Monday, December 24, 2012

"Song of Perfect Propriety" by Dorothy Parker

Oh, I should like to ride the seas,
A roaring buccaneer;
A cutlass banging at my knees,
A dirk behind my ear.
And when my captives' chains would clank
I'd howl with glee and drink,
And then fling out the quivering plank
DBE by Tom Howe

And watch the beggars sink.
DBE by Alan Dyson
I'd like to straddle gory decks,
And dig in laden sands,
And know the feel of throbbing necks
Between my knotted hands.
Oh, I should like to strut and curse
Among my blackguard crew....
But I am writing little verse,
As little ladies do.

Oh, I should like to dance and laugh
And pose and preen and sway,
And rip the hearts of men in half,
And toss the bits away.
I'd like to view the reeling years
Through unastonished eyes,
And dip my finger-tips in tears,
And give my smiles for sighs.

I'd stroll beyond the ancient bounds,
And tap at fastened gates,
And hear the prettiest of sound-
The clink of shattered fates.
My slaves I'd like to bind with thongs
That cut and burn and chill....
But I am writing little songs,
As little ladies will.

Four Courageous Teachers in Louisiana

Last spring, four teachers in Calcasieu Parish in Louisiana decided “enough is enough” when Governor Bobby Jindal rushed through his legislation targeting teachers and attacking public education.

They decided they would launch a campaign to recall Jindal and House Speaker Chuck Kleckley. None had ever been politically active before.

You have to understand that Bobby Jindal–at this moment in time–owns Louisiana politics, lock, stock, and barrel. The teachers’ campaign was akin to a petition drive against the emperor of Rome.

Their campaign didn’t get very far. They didn’t have an organization or money, and they didn’t collect enough signatures to get on the ballot.

“The petitions required signatures from at least one-third of the registered voters in an election district. In the case of Jindal, it would have been about 965,000 signatures statewide. For Kleckley, it was roughly 9,000 signatures.

In each case the required reports were filed 56 days late. When they were filed, the reports reflected little financial activity.

The Jindal recall campaign showed $525 in receipts and no disbursement.

The Kleckley effort showed $1,600 in receipts and no disbursements.”

The Republican party spent $100,000 to quash the recall effort, and it filed a complaint with the state Ethics Board because the teachers did not file their campaign disclosure documents in the required 45 day period; they were 11 days late.

The two teachers who led the effort, such as it was, were fined $1,000 each.

I had planned to ask readers of this blog to raise the money to pay their fines, but an anonymous donor in Louisiana has already stepped up and done it.

The teachers were acting on their own, as citizens in a democracy. I would have gladly shown my support for them.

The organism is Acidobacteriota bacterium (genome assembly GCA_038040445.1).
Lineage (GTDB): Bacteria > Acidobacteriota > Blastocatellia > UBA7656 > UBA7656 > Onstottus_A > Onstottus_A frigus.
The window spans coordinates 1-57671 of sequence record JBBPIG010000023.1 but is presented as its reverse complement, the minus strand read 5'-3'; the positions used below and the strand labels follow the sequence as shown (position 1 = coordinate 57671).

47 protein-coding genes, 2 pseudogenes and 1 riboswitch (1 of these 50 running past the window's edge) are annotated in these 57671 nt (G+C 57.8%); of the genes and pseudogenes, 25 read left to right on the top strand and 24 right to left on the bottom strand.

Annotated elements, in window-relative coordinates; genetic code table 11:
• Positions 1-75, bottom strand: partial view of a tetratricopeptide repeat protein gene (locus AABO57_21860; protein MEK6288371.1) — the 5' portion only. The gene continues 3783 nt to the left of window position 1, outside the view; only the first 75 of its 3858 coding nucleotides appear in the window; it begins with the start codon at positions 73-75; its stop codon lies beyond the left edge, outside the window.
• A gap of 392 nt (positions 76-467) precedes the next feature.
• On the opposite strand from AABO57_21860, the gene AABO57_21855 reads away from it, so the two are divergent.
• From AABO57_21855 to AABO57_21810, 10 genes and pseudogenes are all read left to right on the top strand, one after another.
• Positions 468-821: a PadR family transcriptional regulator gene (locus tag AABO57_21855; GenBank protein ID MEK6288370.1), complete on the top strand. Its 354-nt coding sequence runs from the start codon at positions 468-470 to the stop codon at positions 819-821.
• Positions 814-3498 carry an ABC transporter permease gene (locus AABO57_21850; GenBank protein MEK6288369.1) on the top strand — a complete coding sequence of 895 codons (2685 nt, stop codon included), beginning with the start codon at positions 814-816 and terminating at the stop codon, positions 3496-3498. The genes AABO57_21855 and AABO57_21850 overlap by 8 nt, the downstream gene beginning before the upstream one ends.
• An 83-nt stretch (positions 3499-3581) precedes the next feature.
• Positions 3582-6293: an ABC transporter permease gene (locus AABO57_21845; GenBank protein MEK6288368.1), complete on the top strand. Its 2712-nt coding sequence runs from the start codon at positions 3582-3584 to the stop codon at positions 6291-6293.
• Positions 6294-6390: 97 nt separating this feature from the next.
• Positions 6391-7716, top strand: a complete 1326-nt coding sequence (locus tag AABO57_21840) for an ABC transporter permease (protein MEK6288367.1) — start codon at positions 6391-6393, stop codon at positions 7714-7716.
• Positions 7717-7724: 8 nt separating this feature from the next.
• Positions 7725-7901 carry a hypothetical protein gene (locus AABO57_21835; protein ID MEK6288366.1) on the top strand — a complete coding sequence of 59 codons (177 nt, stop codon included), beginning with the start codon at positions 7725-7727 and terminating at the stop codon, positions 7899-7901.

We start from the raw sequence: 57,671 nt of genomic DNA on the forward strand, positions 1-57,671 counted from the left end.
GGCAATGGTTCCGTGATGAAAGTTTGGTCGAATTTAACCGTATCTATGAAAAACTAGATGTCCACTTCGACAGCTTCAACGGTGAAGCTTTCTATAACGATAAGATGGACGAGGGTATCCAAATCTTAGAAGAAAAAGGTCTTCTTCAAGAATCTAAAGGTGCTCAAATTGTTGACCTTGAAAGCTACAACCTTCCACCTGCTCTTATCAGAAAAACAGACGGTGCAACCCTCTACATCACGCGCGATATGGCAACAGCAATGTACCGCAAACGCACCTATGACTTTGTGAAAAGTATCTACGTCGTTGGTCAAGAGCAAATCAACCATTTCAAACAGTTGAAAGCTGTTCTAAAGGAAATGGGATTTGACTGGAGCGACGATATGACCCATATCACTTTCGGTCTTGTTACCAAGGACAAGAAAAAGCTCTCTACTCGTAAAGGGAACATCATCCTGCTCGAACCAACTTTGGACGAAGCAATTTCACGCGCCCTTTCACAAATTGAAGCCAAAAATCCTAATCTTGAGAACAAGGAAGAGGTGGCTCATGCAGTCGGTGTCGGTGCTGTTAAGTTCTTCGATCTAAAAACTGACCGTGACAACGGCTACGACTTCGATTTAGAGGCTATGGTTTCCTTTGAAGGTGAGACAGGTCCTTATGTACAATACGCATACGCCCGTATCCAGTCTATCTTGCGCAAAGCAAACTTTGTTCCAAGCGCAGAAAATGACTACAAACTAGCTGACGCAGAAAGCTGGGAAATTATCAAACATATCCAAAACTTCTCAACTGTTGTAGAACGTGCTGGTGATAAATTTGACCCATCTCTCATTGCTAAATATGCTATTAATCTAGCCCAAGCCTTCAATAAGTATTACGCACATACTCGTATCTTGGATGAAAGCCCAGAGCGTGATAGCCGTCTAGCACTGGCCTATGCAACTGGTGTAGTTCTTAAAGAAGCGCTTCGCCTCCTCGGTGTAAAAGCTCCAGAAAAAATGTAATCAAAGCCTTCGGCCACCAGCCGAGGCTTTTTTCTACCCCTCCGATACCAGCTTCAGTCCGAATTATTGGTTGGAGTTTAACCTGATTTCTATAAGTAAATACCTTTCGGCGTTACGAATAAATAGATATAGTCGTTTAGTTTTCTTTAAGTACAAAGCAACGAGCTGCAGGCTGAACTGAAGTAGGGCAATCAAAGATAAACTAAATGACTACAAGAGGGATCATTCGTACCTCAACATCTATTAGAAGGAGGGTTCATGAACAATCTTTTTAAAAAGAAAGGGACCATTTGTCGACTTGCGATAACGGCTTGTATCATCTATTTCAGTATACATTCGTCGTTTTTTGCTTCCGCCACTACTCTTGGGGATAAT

This is the same Ethics Board that ruled a few weeks ago that it was no conflict of interest for a member of the State Board of Education to award a contract to a business that had given him or her a campaign contribution.


Saturday, December 8, 2012

Let's talk about Facebook censorship.

Yesterday a friend and I were censored by the fine folks at Facebook.

Several weeks ago, I was involved in an online debate with local Tea Party Congressman and Onion enthusiast, Rep. Dr. John Fleming (R-LA).  The conversation began on our local newspaper website, and was connected to Facebook via the online sign-in mechanism.

Rep. Dr. John Fleming (R-LA)
After a prolonged and heated conversation with Rep. Fleming, we constituents came to the painful realization that Rep. Fleming was (1) blatantly bullying us in a public forum, (2) refusing to answer basic public policy questions, and (3) resorting to canned Tea Party talking points when responding to our sincere concerns.

Yesterday, several weeks after the online conversation ended, Facebook informed me that: 

"We removed content you posted.  We removed the following content you posted or were the admin of because it violates Facebook's Statement of Rights and Responsibilities:  'Fleming is no servant leader. He should read Robert Greenleaf and get a clue.'"

After analyzing this incident, I have come to the following conclusions: 

1.  Facebook is not a democracy.

2.  Facebook is a privately-owned corporation with its own set of ethics and standards.

3.  Freedom of speech laws apply to us as individual citizens (allegedly).  However, as contract-signing users of a privately-owned product, we are obligated to abide by the owner's rules & regulations. 

4.  Tea Party Republicans, including Rep. John Fleming, have not disappeared - they've just become more subversive and pissed off since the Presidential election.